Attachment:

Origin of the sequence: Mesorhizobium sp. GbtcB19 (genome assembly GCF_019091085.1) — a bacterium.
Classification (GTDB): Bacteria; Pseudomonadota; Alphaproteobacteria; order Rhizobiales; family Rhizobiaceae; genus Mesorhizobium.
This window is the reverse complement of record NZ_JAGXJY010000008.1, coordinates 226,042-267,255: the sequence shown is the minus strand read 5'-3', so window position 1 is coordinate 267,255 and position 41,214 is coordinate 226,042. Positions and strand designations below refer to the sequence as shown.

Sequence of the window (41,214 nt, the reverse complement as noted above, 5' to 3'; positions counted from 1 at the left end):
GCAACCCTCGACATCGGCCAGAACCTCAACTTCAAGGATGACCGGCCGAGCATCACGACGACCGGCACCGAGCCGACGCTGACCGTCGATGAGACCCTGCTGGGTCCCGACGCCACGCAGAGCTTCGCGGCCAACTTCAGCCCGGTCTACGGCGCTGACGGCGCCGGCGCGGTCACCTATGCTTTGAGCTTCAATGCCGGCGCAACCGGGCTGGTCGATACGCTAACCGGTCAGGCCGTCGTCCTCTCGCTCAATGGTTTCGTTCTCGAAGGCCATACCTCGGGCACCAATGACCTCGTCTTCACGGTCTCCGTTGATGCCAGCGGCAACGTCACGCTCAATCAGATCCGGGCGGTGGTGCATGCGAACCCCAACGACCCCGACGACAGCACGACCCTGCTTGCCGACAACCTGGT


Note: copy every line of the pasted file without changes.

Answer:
Origin of the sequence: Mesorhizobium sp. GbtcB19 (genome assembly GCF_019091085.1) — a bacterium.
Classification (GTDB): Bacteria; Pseudomonadota; Alphaproteobacteria; order Rhizobiales; family Rhizobiaceae; genus Mesorhizobium.
This window is the reverse complement of record NZ_JAGXJY010000008.1, coordinates 226,042-267,255: the sequence shown is the minus strand read 5'-3', so window position 1 is coordinate 267,255 and position 41,214 is coordinate 226,042. Positions and strand designations below refer to the sequence as shown.

Sequence of the window (41,214 nt, the reverse complement as noted above, 5' to 3'; positions counted from 1 at the left end):
GCAACCCTCGACATCGGCCAGAACCTCAACTTCAAGGATGACCGGCCGAGCATCACGACGACCGGCACCGAGCCGACGCTGACCGTCGATGAGACCCTGCTGGGTCCCGACGCCACGCAGAGCTTCGCGGCCAACTTCAGCCCGGTCTACGGCGCTGACGGCGCCGGCGCGGTCACCTATGCTTTGAGCTTCAATGCCGGCGCAACCGGGCTGGTCGATACGCTAACCGGTCAGGCCGTCGTCCTCTCGCTCAATGGTTTCGTTCTCGAAGGCCATACCTCGGGCACCAATGACCTCGTCTTCACGGTCTCCGTTGATGCCAGCGGCAACGTCACGCTCAATCAGATCCGGGCGGTGGTGCATGCGAACCCCAACGACCCCGACGACAGCACGACCCTGCTTGCCGACAACCTGGT